Move Over Green, Here Comes the Blue Economy

At the Longfellow Sustainability book group meeting today we talked a bit about economic growth and development. Some of us feel the economic downturn is going to continue until we reach a level that is sustainable. Some feel development can continue to move forward at high speed but it needs to move in a vastly different direction.

It’s not evident that we are making progress in this arena, but progress is being made. Check out this website about the Blue Economy and the work of Gunter Pauli.

“The blue economy is using the waste of one product as the input for another. These innovations will revolutionize the industries they are applied in, making consumption of those products a positive action. Thus, it will become possible to live in a sustainable way, responding to all basic needs for water, food, energy, health and shelter.”

You can hear and see some examples of what Mr. Pauli is talking about in this video:
http://dotsub.com/media/59a1a1c1-cdd8-417f-8de3-926669907b31/e/m

About thinkofitasanadventure

We are a 50-something couple living in the Longfellow neighborhood of Minneapolis. We attended a sustainability conference at our local high school in November 2010, with keynote speaker Richard Heinberg from the Post Carbon Institute. What we heard shocked us deeply. We finally understood the need to transition away from fossil fuels as quickly as possible. We immediately began to change the way we live. We joined together with other folks in our neighborhood to learn more, to do more and to have fun doing it! We're part of Transition Longfellow. We're choosing to change now and to "think of it as an adventure." If you are on this journey too, we'd love to hear from you.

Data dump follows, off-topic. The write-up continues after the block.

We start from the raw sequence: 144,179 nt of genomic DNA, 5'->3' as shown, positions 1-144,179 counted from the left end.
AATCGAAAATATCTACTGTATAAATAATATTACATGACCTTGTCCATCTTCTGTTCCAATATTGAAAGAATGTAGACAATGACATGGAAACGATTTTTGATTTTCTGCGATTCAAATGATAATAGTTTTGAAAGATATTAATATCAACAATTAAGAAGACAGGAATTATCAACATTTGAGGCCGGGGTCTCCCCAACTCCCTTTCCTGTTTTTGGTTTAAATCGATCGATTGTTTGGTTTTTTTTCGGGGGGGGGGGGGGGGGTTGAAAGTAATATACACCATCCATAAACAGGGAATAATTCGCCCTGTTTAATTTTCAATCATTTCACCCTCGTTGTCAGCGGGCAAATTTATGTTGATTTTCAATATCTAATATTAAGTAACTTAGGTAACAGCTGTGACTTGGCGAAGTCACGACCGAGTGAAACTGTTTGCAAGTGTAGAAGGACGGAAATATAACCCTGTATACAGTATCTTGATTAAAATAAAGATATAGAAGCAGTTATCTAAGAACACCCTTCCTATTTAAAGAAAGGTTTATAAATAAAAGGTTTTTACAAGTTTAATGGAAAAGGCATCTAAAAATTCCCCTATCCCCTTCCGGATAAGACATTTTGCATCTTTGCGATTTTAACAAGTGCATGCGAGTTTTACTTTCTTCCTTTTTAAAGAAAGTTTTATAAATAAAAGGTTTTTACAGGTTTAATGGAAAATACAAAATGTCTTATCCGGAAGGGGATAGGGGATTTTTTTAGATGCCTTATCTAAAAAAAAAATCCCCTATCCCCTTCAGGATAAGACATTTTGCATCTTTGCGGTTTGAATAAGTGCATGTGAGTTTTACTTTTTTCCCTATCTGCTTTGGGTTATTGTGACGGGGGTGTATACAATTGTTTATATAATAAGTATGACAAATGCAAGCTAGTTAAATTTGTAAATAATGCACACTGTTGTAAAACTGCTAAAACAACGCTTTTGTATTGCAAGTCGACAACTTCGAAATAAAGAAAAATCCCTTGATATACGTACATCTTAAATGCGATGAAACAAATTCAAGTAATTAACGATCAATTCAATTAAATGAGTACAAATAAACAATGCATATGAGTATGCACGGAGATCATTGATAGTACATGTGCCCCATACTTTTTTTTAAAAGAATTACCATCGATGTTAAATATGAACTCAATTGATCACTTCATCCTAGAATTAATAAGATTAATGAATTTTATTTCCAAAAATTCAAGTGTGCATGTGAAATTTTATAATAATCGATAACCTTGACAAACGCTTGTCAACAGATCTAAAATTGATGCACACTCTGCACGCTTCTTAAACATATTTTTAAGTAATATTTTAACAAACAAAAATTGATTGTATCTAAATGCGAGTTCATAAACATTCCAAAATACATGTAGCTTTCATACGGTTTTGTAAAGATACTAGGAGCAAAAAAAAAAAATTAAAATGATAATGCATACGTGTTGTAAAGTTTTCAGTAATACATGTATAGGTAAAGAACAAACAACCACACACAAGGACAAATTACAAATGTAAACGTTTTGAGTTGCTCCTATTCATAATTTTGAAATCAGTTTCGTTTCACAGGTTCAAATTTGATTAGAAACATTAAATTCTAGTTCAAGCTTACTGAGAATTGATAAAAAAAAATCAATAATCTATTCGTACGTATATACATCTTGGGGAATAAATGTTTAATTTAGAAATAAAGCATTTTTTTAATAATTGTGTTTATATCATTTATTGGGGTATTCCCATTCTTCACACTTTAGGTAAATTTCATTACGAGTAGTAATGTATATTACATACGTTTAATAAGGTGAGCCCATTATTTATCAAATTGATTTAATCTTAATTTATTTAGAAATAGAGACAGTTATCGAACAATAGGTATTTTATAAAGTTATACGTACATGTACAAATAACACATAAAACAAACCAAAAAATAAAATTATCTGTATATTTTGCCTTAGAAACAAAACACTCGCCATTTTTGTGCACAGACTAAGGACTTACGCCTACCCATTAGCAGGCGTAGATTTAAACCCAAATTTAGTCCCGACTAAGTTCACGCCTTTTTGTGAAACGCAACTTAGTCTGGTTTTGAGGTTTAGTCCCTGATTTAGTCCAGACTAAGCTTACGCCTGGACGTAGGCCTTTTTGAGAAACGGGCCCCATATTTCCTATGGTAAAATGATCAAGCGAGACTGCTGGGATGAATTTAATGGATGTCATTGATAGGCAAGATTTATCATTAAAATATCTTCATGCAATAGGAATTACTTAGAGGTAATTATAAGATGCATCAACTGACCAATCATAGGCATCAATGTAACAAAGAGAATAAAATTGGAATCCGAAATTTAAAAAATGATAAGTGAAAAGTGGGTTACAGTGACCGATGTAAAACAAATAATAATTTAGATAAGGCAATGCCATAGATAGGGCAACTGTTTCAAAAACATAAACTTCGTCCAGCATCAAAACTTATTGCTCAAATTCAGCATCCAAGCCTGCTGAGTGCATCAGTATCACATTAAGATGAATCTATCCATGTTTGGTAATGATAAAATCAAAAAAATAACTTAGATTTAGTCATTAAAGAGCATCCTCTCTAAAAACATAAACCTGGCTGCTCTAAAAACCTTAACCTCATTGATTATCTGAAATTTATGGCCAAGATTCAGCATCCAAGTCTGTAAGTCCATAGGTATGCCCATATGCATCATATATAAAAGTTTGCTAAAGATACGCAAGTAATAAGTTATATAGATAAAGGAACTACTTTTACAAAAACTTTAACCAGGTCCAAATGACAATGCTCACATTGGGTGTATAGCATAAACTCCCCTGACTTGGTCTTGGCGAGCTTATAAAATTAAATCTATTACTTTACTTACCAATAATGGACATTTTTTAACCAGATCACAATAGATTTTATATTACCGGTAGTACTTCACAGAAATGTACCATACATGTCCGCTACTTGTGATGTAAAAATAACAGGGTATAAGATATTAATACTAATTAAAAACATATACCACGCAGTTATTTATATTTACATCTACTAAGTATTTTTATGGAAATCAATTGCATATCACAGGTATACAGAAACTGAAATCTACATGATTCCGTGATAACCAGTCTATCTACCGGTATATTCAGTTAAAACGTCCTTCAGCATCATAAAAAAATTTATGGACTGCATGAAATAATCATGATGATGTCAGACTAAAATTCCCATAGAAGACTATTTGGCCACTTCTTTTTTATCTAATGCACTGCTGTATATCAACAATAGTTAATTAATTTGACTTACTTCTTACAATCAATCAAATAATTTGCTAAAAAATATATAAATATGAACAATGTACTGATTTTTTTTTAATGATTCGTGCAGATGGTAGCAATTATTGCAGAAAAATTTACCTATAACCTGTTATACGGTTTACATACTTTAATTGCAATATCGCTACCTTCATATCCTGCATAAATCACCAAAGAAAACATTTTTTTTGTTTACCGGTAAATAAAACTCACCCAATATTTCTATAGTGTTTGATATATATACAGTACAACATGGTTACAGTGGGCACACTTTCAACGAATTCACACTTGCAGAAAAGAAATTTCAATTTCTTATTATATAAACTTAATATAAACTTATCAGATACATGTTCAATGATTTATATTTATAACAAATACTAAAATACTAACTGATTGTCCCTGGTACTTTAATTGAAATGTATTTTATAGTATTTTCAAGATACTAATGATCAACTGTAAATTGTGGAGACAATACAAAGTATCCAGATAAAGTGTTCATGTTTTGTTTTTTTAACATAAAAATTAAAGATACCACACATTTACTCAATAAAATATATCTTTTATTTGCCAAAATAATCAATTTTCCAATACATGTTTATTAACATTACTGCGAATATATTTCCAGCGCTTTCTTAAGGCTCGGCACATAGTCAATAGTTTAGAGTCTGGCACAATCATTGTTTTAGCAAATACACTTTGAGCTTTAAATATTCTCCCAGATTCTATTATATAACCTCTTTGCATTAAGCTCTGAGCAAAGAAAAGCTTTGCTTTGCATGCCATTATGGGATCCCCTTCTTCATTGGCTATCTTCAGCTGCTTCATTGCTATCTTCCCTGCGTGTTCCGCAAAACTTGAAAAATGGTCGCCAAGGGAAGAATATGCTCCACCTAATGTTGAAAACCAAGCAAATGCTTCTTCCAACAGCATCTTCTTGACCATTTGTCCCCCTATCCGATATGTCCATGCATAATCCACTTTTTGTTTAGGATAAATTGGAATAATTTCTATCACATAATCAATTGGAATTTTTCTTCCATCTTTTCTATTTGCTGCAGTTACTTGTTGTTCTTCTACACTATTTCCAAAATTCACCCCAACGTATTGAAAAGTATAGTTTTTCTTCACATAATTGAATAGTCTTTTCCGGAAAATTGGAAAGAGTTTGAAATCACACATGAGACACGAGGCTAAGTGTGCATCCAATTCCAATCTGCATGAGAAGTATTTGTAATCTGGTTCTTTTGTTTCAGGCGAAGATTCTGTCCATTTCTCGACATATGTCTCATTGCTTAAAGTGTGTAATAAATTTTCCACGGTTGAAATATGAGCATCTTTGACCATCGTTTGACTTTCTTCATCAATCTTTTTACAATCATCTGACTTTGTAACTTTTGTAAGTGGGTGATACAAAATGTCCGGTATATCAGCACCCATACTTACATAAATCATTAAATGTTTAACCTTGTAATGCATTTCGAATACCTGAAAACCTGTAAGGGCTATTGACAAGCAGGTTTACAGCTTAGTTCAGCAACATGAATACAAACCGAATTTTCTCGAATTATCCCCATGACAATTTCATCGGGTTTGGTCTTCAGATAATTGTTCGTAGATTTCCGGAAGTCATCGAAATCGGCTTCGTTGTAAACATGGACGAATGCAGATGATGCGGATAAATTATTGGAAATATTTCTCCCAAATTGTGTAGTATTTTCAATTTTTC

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2 Responses to Move Over Green, Here Comes the Blue Economy

  1. Annette says:

    I want to say that I think this Blue Economy is a really, really great thing. I hope they can make their vision expand. More, more, more waste to resources is needed! Trash is our #1 export commodity. Every city, every state, and every nation is experiencing a trash crisis. Most of us with a vision can see trash as resources…. it’s great to see someone expanding on that vision by creating a new way to consider the solution. I love this website! Thanks for posting it Leslie.

    Like

  2. Annette says:

    This idea has been developing for years, starting in the 1980’s. I used to work at MPIRG on the Barter Project; a collaborative project between ME3, the University of MN, and many others that offered trash as resources. There is actually a national and international network already in place that shares resources in this way. I haven’t looked it up for years, but I do know it’s out there. Hazardous waste, actually, was the first product to be implemented. Trash followed.

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